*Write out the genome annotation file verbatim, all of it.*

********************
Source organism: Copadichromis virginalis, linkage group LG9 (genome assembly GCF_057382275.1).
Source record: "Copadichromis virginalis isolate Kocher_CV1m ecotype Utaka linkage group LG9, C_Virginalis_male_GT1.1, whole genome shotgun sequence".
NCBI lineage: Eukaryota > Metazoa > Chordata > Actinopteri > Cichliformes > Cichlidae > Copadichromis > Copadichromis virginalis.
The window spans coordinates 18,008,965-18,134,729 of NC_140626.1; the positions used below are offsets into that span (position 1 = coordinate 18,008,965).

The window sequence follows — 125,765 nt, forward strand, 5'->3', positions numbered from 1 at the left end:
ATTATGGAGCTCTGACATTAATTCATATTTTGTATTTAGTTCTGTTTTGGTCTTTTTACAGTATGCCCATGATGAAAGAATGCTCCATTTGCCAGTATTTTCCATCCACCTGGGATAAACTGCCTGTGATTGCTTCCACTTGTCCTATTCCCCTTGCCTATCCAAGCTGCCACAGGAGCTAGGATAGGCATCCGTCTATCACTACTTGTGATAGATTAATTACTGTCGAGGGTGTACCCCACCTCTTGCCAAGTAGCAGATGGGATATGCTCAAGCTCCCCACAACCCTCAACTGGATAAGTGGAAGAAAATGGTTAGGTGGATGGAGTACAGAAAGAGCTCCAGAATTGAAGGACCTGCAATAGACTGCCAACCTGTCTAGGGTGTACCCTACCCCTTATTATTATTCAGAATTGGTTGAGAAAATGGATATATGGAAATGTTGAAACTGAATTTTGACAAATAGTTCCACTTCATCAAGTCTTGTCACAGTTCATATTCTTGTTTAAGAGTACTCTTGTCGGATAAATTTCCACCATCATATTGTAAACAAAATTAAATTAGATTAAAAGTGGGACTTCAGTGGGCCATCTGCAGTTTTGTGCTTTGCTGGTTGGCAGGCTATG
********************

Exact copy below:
Source organism: Copadichromis virginalis, linkage group LG9 (genome assembly GCF_057382275.1).
Source record: "Copadichromis virginalis isolate Kocher_CV1m ecotype Utaka linkage group LG9, C_Virginalis_male_GT1.1, whole genome shotgun sequence".
NCBI lineage: Eukaryota > Metazoa > Chordata > Actinopteri > Cichliformes > Cichlidae > Copadichromis > Copadichromis virginalis.
The window spans coordinates 18,008,965-18,134,729 of NC_140626.1; the positions used below are offsets into that span (position 1 = coordinate 18,008,965).

The window sequence follows — 125,765 nt, forward strand, 5'->3', positions numbered from 1 at the left end:
ATTATGGAGCTCTGACATTAATTCATATTTTGTATTTAGTTCTGTTTTGGTCTTTTTACAGTATGCCCATGATGAAAGAATGCTCCATTTGCCAGTATTTTCCATCCACCTGGGATAAACTGCCTGTGATTGCTTCCACTTGTCCTATTCCCCTTGCCTATCCAAGCTGCCACAGGAGCTAGGATAGGCATCCGTCTATCACTACTTGTGATAGATTAATTACTGTCGAGGGTGTACCCCACCTCTTGCCAAGTAGCAGATGGGATATGCTCAAGCTCCCCACAACCCTCAACTGGATAAGTGGAAGAAAATGGTTAGGTGGATGGAGTACAGAAAGAGCTCCAGAATTGAAGGACCTGCAATAGACTGCCAACCTGTCTAGGGTGTACCCTACCCCTTATTATTATTCAGAATTGGTTGAGAAAATGGATATATGGAAATGTTGAAACTGAATTTTGACAAATAGTTCCACTTCATCAAGTCTTGTCACAGTTCATATTCTTGTTTAAGAGTACTCTTGTCGGATAAATTTCCACCATCATATTGTAAACAAAATTAAATTAGATTAAAAGTGGGACTTCAGTGGGCCATCTGCAGTTTTGTGCTTTGCTGGTTGGCAGGCTATG